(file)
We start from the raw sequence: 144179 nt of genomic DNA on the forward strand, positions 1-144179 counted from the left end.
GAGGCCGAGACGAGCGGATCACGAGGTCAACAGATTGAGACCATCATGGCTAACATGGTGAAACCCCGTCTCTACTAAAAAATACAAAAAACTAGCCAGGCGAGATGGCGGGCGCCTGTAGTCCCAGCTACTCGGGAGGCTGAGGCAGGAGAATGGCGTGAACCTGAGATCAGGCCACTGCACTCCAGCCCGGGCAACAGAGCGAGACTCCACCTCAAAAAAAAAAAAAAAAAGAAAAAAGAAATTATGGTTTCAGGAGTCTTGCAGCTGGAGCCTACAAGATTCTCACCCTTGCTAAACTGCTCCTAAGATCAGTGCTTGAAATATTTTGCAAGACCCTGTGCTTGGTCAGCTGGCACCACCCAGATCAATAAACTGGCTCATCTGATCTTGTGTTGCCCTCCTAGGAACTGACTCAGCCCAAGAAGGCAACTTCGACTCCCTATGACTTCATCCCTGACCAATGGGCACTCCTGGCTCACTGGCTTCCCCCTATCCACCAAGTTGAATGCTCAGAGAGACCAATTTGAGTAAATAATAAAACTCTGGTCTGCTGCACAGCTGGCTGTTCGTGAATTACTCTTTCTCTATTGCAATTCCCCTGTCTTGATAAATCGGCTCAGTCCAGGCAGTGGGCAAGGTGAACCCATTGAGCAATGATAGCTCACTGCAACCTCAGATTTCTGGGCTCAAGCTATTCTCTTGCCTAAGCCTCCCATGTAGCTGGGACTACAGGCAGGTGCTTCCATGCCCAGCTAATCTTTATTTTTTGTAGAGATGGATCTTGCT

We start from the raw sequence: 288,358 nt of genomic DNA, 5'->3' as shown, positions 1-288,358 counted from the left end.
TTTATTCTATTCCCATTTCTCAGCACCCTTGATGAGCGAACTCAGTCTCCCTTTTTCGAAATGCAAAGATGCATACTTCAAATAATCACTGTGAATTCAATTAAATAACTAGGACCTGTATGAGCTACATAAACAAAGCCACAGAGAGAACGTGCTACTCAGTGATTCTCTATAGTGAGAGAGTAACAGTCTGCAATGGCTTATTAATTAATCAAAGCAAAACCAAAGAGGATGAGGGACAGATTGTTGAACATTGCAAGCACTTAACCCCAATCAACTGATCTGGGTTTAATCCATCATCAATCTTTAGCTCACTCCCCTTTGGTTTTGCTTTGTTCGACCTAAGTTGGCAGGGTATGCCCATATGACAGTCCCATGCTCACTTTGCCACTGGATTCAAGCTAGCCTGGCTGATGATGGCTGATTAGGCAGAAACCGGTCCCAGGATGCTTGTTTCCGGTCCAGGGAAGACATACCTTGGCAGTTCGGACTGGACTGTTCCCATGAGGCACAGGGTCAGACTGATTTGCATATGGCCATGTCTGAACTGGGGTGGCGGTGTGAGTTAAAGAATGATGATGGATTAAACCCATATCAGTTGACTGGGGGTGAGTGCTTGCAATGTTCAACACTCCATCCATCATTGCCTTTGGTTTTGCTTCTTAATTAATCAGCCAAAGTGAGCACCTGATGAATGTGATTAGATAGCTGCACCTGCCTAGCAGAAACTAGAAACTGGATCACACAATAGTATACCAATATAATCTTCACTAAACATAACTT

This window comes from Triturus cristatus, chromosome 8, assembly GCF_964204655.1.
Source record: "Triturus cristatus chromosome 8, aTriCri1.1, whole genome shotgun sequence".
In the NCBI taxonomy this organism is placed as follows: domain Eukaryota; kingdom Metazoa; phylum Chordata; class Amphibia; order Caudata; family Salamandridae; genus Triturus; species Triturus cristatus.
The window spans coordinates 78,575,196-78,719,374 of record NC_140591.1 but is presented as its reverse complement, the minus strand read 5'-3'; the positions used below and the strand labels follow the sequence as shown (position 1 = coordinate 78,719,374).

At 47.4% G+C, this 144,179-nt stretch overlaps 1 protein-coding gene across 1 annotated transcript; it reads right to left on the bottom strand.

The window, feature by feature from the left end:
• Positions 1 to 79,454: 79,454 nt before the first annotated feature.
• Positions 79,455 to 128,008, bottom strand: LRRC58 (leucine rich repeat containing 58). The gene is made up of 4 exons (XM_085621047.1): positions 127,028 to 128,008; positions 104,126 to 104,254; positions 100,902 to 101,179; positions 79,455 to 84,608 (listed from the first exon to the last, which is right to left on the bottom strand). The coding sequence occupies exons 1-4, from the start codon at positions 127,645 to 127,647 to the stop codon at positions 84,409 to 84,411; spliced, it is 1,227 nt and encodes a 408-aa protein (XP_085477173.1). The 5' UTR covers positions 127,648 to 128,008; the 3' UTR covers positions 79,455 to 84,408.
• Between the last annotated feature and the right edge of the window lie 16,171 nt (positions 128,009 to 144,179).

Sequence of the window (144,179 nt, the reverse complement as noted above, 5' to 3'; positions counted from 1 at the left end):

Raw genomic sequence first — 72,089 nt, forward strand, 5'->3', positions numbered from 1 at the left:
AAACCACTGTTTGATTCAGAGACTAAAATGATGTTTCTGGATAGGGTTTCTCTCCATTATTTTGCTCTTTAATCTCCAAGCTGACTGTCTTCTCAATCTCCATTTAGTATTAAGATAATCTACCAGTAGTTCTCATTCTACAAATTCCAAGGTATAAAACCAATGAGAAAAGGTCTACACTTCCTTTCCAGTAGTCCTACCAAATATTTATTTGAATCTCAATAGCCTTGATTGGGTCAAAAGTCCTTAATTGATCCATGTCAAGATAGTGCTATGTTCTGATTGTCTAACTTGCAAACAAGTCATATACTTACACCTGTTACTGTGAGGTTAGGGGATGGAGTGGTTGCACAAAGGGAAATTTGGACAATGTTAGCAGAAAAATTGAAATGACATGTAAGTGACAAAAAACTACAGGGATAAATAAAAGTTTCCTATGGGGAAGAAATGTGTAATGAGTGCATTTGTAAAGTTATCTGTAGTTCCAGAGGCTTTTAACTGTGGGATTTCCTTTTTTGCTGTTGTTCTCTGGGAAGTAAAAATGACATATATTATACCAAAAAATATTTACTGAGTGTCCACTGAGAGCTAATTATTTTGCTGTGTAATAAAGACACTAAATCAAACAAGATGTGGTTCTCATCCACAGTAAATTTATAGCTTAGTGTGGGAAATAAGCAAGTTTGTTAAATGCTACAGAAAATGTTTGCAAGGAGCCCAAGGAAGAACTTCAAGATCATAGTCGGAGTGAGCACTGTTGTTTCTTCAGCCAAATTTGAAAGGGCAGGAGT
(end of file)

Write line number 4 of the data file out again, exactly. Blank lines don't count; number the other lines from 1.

TTTATTCTATTCCCATTTCTCAGCACCCTTGATGAGCGAACTCAGTCTCCCTTTTTCGAAATGCAAAGATGCATACTTCAAATAATCACTGTGAATTCAATTAAATAACTAGGACCTGTATGAGCTACATAAACAAAGCCACAGAGAGAACGTGCTACTCAGTGATTCTCTATAGTGAGAGAGTAACAGTCTGCAATGGCTTATTAATTAATCAAAGCAAAACCAAAGAGGATGAGGGACAGATTGTTGAACATTGCAAGCACTTAACCCCAATCAACTGATCTGGGTTTAATCCATCATCAATCTTTAGCTCACTCCCCTTTGGTTTTGCTTTGTTCGACCTAAGTTGGCAGGGTATGCCCATATGACAGTCCCATGCTCACTTTGCCACTGGATTCAAGCTAGCCTGGCTGATGATGGCTGATTAGGCAGAAACCGGTCCCAGGATGCTTGTTTCCGGTCCAGGGAAGACATACCTTGGCAGTTCGGACTGGACTGTTCCCATGAGGCACAGGGTCAGACTGATTTGCATATGGCCATGTCTGAACTGGGGTGGCGGTGTGAGTTAAAGAATGATGATGGATTAAACCCATATCAGTTGACTGGGGGTGAGTGCTTGCAATGTTCAACACTCCATCCATCATTGCCTTTGGTTTTGCTTCTTAATTAATCAGCCAAAGTGAGCACCTGATGAATGTGATTAGATAGCTGCACCTGCCTAGCAGAAACTAGAAACTGGATCACACAATAGTATACCAATATAATCTTCACTAAACATAACTT